Pulari M Baskar
Last Updated: 11.36 AM, Jun 29, 2021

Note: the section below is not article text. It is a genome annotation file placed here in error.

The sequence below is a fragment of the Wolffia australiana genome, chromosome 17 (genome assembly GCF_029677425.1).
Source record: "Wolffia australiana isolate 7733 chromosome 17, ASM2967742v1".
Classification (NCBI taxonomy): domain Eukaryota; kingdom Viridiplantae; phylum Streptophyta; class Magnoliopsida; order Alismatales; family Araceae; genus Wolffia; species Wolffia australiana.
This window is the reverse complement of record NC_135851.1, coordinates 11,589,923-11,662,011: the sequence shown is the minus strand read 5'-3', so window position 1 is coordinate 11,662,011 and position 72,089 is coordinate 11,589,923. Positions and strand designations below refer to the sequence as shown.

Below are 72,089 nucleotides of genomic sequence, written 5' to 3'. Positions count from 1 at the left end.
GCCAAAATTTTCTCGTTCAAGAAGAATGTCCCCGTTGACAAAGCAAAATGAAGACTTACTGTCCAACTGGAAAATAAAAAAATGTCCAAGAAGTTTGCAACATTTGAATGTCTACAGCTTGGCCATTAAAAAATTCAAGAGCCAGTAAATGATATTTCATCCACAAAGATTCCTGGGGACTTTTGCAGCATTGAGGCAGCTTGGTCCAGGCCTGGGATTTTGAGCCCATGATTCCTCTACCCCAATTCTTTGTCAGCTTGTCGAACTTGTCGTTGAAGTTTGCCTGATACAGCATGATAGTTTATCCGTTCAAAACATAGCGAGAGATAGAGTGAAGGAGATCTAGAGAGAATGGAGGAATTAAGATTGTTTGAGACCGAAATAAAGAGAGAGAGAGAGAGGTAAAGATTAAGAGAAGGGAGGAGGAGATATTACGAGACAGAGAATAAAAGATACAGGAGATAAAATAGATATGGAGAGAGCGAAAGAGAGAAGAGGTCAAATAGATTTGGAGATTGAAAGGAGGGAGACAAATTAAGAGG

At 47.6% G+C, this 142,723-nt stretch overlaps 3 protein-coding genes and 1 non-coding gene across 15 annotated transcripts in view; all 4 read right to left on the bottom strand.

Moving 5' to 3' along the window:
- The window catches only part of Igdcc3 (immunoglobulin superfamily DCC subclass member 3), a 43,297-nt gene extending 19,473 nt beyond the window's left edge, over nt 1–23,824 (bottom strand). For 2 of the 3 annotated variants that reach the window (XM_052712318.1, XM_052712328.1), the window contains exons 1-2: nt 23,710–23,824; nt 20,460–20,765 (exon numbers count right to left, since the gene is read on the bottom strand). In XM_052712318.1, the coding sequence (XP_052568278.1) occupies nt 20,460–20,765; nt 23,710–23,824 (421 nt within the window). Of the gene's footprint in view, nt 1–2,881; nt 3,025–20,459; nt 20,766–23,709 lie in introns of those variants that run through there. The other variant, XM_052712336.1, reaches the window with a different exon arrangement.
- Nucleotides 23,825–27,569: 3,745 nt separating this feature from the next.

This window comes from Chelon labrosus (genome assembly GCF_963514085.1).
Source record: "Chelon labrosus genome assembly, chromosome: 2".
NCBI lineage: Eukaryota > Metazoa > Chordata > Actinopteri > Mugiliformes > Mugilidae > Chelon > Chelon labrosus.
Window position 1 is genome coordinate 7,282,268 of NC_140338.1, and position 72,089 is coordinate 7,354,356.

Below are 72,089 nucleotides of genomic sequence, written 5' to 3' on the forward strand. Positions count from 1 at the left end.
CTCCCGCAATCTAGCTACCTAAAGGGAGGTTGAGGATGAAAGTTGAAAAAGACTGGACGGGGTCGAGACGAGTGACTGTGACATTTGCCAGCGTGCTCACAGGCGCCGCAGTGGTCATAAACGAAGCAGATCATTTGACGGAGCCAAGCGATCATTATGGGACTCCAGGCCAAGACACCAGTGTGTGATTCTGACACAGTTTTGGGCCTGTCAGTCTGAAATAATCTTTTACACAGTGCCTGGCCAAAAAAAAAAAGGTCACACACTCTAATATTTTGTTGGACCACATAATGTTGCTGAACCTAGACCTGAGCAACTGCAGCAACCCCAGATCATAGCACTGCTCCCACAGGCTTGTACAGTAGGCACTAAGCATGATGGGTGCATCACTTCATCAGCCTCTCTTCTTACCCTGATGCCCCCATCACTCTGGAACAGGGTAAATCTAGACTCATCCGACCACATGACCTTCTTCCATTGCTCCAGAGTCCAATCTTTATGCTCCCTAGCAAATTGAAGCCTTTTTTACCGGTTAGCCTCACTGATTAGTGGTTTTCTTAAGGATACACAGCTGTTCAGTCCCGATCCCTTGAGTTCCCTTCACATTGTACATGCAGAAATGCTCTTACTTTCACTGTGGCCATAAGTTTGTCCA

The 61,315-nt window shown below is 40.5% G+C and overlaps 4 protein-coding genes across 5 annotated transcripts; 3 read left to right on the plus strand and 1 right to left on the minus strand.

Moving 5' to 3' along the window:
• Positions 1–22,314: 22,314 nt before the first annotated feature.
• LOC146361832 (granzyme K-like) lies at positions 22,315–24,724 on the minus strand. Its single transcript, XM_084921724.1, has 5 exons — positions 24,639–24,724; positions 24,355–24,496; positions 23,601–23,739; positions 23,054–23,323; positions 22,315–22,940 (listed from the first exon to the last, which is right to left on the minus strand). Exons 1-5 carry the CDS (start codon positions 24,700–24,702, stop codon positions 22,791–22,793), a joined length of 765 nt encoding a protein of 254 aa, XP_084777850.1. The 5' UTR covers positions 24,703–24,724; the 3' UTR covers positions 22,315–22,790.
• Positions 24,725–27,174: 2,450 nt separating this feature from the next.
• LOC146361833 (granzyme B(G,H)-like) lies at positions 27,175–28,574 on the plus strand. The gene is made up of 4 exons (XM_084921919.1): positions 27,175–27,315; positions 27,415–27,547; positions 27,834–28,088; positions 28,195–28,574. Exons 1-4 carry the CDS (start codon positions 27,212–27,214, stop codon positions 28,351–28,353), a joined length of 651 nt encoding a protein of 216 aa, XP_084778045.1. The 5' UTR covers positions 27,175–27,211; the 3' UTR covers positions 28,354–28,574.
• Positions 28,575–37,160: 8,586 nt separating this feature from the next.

There is no denying that mainstream Tamil cinema of the 2000s (and before) did not differ from mainstream cinema in most popular film industries in the world, in terms of how women were represented in them. The hero is inevitably the propagator of good: his goal is to restore order or even bring in a new, better order by the end of the story. At some point during the first half of the movie, the hero encounters the heroine and falls for her. This adds to the hero’s duty – he must now protect her and her honour as some peril befalls her, while also re-establishing moral order by vanquishing the villains. The hero’s saviour archetype severely undermines the strength of the female leads. Women in movies like Sivaji: The Boss (2007) and Enthiran (2010) have no interests whatsoever apart from those pertaining to their male counterparts. In recent films that introduce women with careers and larger interests independent of men, such as Kaththi (2014) and Pyaar Prema Kaadhal (2018), these aspects of their characters usually take the backseat after they meet the hero. When the element of romance is introduced in most plots, heroines tend to develop a damsel-in-distress complex – there is no need for them to be independent when they have a man to make all their decisions for them. His aggression is mistaken for assertiveness and strength; she begins to rely on him as her protector and returns this favour by acting according to his will unquestioningly. Her love for him is tangled up with dependency.